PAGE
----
* EALL 302b, Readings in Classical Chinese Prose Kang-i Sun Chang
Close reading of classical Chinese texts (wenyan) primarily from late Imperial China. A selection of formal and informal prose, including memoirs, sanwen essays, classical tales, biographies, and autobiographies. Focus on cultural and historical contexts, with attention to reception in China and in some cases in Korea and Japan. Questions concerning readership and governmental censorship, function of literature, history and fictionality, memory and writing, and the aesthetics of qing (emotion). Readings in Chinese; discussion in English. Prerequisite: CHNS 171 or equivalent, or permission of instructor. Formerly CHNS 302.
* EALL 303a, Readings in Classical Chinese Poetry Kang-i Sun Chang
Study of successive appropriations and reorientation of Chinese poetic forms in the major genres, such as song lyric (ci) and vernacular lyric (qu) traditions, traced from early foundations to those written in later times. Topics include the creation of cultural values and identities, problems of authorship and authority, exile and poetic writing, reception, and material culture. Readings in Chinese; discussion in English. Prerequisite: CHNS 171 or equivalent, or permission of instructor. Formerly CHNS 303.
* EALL 308b / PHIL 410b, Sages of the Ancient World Michael Hunter
Comparative survey of ancient discourses about wisdom from China, India, the Near East, Egypt, Greece, and Rome. Topics include teaching, scheming, and dying. HU
* EALL 319b, The Vernacular Short Story in Early Modern China Tina Lu
Introduction to the literary genre huaben, or the vernacular short story. Seventeenth century texts, written in a version of spoken Chinese, provide an unparalleled view of life in early modern China. Discussions of book culture, commercial publication, and the social role of the vernacular. ability to read modern Chinese (L5).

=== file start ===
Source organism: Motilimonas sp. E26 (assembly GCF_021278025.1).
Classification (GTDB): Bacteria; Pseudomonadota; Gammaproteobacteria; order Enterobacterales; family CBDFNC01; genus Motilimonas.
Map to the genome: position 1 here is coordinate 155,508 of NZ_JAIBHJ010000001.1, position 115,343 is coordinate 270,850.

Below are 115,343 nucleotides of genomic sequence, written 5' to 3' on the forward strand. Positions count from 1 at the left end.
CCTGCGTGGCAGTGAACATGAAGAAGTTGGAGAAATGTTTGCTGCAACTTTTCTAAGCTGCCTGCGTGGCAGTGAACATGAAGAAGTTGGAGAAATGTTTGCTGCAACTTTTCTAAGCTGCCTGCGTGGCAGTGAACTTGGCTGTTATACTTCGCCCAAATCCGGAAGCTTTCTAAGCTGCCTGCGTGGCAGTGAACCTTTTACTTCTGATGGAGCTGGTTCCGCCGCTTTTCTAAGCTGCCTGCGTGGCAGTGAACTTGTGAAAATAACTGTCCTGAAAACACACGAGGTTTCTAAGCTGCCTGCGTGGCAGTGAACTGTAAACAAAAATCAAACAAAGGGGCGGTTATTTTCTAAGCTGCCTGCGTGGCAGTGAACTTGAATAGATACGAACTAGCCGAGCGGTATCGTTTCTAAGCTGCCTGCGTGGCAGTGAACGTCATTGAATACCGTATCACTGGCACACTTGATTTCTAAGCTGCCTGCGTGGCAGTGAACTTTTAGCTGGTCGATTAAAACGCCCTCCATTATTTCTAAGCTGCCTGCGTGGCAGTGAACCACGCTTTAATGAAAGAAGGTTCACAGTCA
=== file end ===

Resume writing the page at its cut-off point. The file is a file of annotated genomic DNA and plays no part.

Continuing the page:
* EALL 357a, Meiji Literature and Visual Culture Seth Jacobowitz
Introduction to the literature and visual culture of Meiji Japan (1868–1912), including novels, poetry, calligraphy, woodblock prints, painting, photography, and cinema. The relationship between theories and practices of fine art and literature; changes in word and image relations; transformations from woodblock to movable-type print culture; the invention of photography and early forms of cinematic practice. No knowledge of Japanese required.
* EALL 470a and EALL 471b, Independent Tutorial Staff
For students with advanced Chinese, Japanese, or Korean language skills who wish to engage in concentrated reading and research on literary works in a manner not otherwise offered in courses. The work must be supervised by a specialist and must terminate in a term paper or its equivalent. Ordinarily only one term may be offered toward the major or for credit toward the degree. Permission to enroll requires submission of a detailed project proposal by the end of the first week of classes and its approval by the director of undergraduate studies.
* EALL 491a or b, Senior Essay Staff
Preparation of a one-term senior essay under faculty supervision.
* CHNS 110a, Elementary Modern Chinese I Staff
Intended for students with no background in Chinese. An intensive course with emphasis on spoken language and drills. Pronunciation, grammatical analysis, conversation practice, and introduction to reading and writing Chinese characters. Credit only on completion of CHNS 120. L1 RP 1½ Course cr